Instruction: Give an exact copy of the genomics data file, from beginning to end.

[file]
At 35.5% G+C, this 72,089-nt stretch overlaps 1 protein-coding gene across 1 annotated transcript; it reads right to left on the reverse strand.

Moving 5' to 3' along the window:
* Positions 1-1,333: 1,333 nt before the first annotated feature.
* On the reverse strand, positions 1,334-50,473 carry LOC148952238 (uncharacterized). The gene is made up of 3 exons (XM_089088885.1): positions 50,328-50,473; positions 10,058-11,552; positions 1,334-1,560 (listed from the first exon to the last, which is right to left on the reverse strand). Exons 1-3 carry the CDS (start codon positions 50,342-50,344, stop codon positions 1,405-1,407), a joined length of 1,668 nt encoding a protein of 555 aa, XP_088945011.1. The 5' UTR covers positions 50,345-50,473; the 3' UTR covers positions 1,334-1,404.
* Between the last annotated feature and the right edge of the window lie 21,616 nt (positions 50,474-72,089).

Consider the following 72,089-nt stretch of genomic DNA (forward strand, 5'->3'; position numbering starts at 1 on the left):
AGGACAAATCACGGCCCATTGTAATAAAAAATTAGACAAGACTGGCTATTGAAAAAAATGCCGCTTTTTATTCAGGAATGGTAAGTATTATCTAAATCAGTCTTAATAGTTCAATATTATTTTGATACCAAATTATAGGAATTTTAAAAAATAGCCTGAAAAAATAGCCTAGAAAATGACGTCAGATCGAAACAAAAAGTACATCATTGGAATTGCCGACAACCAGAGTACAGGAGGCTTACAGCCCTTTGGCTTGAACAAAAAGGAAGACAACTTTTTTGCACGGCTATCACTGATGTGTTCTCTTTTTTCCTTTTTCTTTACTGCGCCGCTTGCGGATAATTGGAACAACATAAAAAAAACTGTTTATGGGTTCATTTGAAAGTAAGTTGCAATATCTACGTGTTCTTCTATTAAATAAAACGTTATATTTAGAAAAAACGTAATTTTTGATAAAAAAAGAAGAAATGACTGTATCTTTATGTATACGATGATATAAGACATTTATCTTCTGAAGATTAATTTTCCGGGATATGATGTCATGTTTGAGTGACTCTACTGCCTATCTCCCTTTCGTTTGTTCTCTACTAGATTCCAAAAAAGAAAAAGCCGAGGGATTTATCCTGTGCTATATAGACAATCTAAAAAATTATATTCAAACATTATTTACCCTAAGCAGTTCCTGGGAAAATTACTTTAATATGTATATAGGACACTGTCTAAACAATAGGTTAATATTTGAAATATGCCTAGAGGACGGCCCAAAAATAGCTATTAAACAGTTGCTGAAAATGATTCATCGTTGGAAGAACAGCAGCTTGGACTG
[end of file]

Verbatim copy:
At 35.5% G+C, this 72,089-nt stretch overlaps 1 protein-coding gene across 1 annotated transcript; it reads right to left on the reverse strand.

Moving 5' to 3' along the window:
* Positions 1-1,333: 1,333 nt before the first annotated feature.
* On the reverse strand, positions 1,334-50,473 carry LOC148952238 (uncharacterized). The gene is made up of 3 exons (XM_089088885.1): positions 50,328-50,473; positions 10,058-11,552; positions 1,334-1,560 (listed from the first exon to the last, which is right to left on the reverse strand). Exons 1-3 carry the CDS (start codon positions 50,342-50,344, stop codon positions 1,405-1,407), a joined length of 1,668 nt encoding a protein of 555 aa, XP_088945011.1. The 5' UTR covers positions 50,345-50,473; the 3' UTR covers positions 1,334-1,404.
* Between the last annotated feature and the right edge of the window lie 21,616 nt (positions 50,474-72,089).

Consider the following 72,089-nt stretch of genomic DNA (forward strand, 5'->3'; position numbering starts at 1 on the left):
AGGACAAATCACGGCCCATTGTAATAAAAAATTAGACAAGACTGGCTATTGAAAAAAATGCCGCTTTTTATTCAGGAATGGTAAGTATTATCTAAATCAGTCTTAATAGTTCAATATTATTTTGATACCAAATTATAGGAATTTTAAAAAATAGCCTGAAAAAATAGCCTAGAAAATGACGTCAGATCGAAACAAAAAGTACATCATTGGAATTGCCGACAACCAGAGTACAGGAGGCTTACAGCCCTTTGGCTTGAACAAAAAGGAAGACAACTTTTTTGCACGGCTATCACTGATGTGTTCTCTTTTTTCCTTTTTCTTTACTGCGCCGCTTGCGGATAATTGGAACAACATAAAAAAAACTGTTTATGGGTTCATTTGAAAGTAAGTTGCAATATCTACGTGTTCTTCTATTAAATAAAACGTTATATTTAGAAAAAACGTAATTTTTGATAAAAAAAGAAGAAATGACTGTATCTTTATGTATACGATGATATAAGACATTTATCTTCTGAAGATTAATTTTCCGGGATATGATGTCATGTTTGAGTGACTCTACTGCCTATCTCCCTTTCGTTTGTTCTCTACTAGATTCCAAAAAAGAAAAAGCCGAGGGATTTATCCTGTGCTATATAGACAATCTAAAAAATTATATTCAAACATTATTTACCCTAAGCAGTTCCTGGGAAAATTACTTTAATATGTATATAGGACACTGTCTAAACAATAGGTTAATATTTGAAATATGCCTAGAGGACGGCCCAAAAATAGCTATTAAACAGTTGCTGAAAATGATTCATCGTTGGAAGAACAGCAGCTTGGACTG